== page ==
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He Goes Beyond Expectations--and to College : Down's Syndrome Victim Rises to Challenges

September 14, 1986|SHEILA BARNES

On a sweltering Sunday afternoon in his backyard in Pasadena, Harold Silverman flails a Ping-Pong paddle in a vain attempt to defend himself. Hornets from a nearby nest hover menacingly above his head, but Silverman, 74, ignores them. He's too busy dodging the smashes that rocket off his son Brad's paddle.

"Hit 'em easy!" Silverman pleads, but Brad, 20, gleefully slams the winning point past him, proving that, like many young college students, he doesn't always take his father's advice.

"He's grown up now and he's very cocky," said Silverman, who shows more pride than irritation at his son's independence. When Brad was born on May 16, 1966, with Down's syndrome, a chromosomal abnormality that causes physical and mental retardation, four specialists predicted that he probably would not live past age 8 and would not be able to function. (Most victims of Down's syndrome die before 40.)

They would be surprised today to learn that Brad Silverman has not only overcome some of his physical problems but is about to begin his second year at Pasadena City College.

'Very Rare to Attend College'

"It's very rare for a person with Down's syndrome to attend college," said Susan Van Duyne, a psychologist who was formerly director of development for the Down's program at City of Hope Medical Center in Duarte.

"I've worked with handicapped children for 13 years, and although I've heard of some cases, I've never personally seen one," she said, adding that Down's patients have widely varying degrees of developmental delay.

"He is the most successful I have ever seen," said Jane Stone, administrator of student support services and special education for the Pasadena Unified School District.

Brad also plays the clarinet, is a good athlete, can speak, read and write Hebrew and is an accomplished flirt.

"He's gone way beyond anyone's expectations," said Vicki Shenkman, a resource specialist in special education who worked with Brad when he attended Pasadena High School.

"He's extremely motivated, and his parents have worked very hard with him, exposing him to a wide variety of experiences and challenges that have raised his ability," said Shenkman, who added that she knows of no other Down's student who has gone to college.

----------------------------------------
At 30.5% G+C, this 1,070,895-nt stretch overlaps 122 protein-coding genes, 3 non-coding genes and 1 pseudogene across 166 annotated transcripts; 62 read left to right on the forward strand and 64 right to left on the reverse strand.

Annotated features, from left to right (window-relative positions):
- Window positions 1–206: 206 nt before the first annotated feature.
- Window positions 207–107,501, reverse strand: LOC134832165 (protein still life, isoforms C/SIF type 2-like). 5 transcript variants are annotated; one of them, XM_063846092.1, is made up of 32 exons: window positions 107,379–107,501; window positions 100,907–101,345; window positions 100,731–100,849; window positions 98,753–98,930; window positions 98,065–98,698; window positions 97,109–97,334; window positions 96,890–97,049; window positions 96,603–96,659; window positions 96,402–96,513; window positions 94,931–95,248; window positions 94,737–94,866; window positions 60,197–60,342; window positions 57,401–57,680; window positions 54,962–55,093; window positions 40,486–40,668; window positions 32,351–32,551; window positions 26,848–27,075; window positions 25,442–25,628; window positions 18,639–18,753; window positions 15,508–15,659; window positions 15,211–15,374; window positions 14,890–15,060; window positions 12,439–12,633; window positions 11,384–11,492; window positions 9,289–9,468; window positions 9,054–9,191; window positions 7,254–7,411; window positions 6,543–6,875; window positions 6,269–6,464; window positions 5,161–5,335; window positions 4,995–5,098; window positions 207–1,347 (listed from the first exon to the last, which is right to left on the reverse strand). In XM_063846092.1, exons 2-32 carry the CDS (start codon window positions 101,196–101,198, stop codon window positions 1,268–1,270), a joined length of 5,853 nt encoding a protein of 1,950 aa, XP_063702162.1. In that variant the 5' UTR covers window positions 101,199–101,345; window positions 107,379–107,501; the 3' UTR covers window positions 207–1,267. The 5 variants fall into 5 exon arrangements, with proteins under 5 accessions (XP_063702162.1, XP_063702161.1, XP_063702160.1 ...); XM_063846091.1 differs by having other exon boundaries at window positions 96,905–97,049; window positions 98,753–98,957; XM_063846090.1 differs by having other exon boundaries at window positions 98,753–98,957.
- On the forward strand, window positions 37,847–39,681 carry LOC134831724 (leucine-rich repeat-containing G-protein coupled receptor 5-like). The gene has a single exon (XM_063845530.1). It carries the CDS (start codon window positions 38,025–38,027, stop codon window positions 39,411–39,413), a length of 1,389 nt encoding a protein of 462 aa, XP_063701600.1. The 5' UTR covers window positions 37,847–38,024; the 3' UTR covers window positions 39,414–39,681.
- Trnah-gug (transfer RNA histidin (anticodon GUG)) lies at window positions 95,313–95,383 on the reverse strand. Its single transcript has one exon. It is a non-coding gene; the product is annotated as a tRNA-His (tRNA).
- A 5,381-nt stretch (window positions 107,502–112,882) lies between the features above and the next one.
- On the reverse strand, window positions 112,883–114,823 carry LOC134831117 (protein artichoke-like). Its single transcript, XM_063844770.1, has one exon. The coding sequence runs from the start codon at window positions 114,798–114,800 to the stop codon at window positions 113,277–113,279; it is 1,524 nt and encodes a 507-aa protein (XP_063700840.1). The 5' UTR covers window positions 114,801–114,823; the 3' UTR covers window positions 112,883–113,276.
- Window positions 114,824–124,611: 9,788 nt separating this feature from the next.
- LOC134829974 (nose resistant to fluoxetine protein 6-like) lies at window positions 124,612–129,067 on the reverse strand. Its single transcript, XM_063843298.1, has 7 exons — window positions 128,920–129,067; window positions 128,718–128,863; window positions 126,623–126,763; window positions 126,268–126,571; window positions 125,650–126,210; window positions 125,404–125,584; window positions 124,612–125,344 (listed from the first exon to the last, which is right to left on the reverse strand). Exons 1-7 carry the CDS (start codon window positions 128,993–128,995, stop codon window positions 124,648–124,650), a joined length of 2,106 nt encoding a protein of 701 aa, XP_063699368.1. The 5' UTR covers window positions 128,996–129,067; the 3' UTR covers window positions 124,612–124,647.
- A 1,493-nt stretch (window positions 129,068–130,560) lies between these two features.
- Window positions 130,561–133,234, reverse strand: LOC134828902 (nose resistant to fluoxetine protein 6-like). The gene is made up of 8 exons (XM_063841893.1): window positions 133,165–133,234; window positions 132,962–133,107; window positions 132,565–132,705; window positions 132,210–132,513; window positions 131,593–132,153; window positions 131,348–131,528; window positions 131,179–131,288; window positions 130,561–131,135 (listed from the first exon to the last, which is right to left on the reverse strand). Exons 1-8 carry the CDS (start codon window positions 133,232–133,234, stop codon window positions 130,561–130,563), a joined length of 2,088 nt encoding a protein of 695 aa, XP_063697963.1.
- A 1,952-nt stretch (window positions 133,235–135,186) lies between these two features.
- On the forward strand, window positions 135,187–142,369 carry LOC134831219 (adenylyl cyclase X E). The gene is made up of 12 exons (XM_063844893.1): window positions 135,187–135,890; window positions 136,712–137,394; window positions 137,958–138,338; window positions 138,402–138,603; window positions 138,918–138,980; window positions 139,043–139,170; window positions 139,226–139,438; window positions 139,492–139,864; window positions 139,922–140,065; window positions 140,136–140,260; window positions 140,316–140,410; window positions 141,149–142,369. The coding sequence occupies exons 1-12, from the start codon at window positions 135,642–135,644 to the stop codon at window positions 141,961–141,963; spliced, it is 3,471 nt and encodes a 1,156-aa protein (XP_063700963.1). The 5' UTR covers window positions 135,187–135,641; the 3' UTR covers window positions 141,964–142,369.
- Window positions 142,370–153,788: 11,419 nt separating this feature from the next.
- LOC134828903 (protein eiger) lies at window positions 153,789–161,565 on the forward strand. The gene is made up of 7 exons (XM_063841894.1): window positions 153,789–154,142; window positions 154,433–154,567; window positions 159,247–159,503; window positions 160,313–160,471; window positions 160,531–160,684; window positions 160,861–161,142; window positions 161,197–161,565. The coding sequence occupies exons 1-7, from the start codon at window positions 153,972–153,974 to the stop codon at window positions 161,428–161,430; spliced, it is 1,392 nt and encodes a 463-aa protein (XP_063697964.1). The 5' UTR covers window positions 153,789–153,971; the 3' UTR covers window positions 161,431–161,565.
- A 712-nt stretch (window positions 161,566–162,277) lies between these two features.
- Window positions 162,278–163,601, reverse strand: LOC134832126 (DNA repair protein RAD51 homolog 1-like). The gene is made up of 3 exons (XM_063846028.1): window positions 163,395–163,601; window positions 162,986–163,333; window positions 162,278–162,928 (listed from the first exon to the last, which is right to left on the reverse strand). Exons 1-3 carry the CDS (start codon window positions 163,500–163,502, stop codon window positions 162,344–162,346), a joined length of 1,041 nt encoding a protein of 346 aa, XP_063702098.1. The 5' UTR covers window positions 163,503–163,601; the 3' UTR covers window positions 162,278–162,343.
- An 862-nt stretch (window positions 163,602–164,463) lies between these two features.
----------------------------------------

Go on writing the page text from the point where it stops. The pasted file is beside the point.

Praise Rejected Institution

Shenkman said she thinks that Brad's parents can take much of the credit.

"When he was born, the doctors wanted to put him in an institution," said Silverman, "but we were too stupid to understand that, so we brought him home."

From that point, Silverman and his wife, Billie, decided that when it came to their son, they were the experts. Billie, who often says she wants her son to be a taxpayer, not a tax user, was determined that Brad would achieve as an individual.

Believing that higher expectations would lead to higher achievement, she fought to keep her son from being limited to classes for children with Down's. But the Silvermans ran into serious obstacles as they tried to enroll their son in "normal" schools. Getting Brad admitted was difficult enough; keeping him enrolled was nearly impossible.

To make matters worse, the Silvermans discovered that progress was often fleeting. In some classes, Brad thrived, learning to both read and write. But in others, he lost ground rather than gained.

In the meantime, Brad was often sick, constantly fighting off respiratory and digestive problems. He regularly ran a fever of up to 105 degrees and could seldom keep down a meal.

But after undergoing therapy that included special diet and colonic cleansing, Brad's health

improved.

His studies followed suit and he began to advance--all the way to Pasadena High. His first year there he took all special education classes, which set him apart from most of the students.

Then school administrators and teachers decided to give Brad a shot at "mainstreaming," putting him in classes with regular students and having him work with resource specialists who helped teachers modify their courses to enable Brad to succeed.

Scared at Beginning

When he walked into his first regular class, Brad was "a little bit" scared. "It took them a while to get used to me," he said.

But the students grew to admire his steely determination as they watched him plow through the curriculum, suffering some failures but always returning to replace them with passing grades. Twice he flunked his English proficiency exam, but the third time he finished the 90-minute test in 20. He passed driver's education and even found time to take a pretty girl to the prom.

"He's very likable, and students took him under their wing. Everyone was very protective and caring of him," Shenkman said.

When cap-and-gown time finally rolled around and Brad walked to the podium to receive his diploma, the procession was stopped by a standing ovation.

At an after-graduation party, about 30 Pasadena High teachers gathered at the Silverman home to "roast" Brad. Then the guest of honor gave a speech thanking them "for all your wonderful support that made my impossible dream come true."

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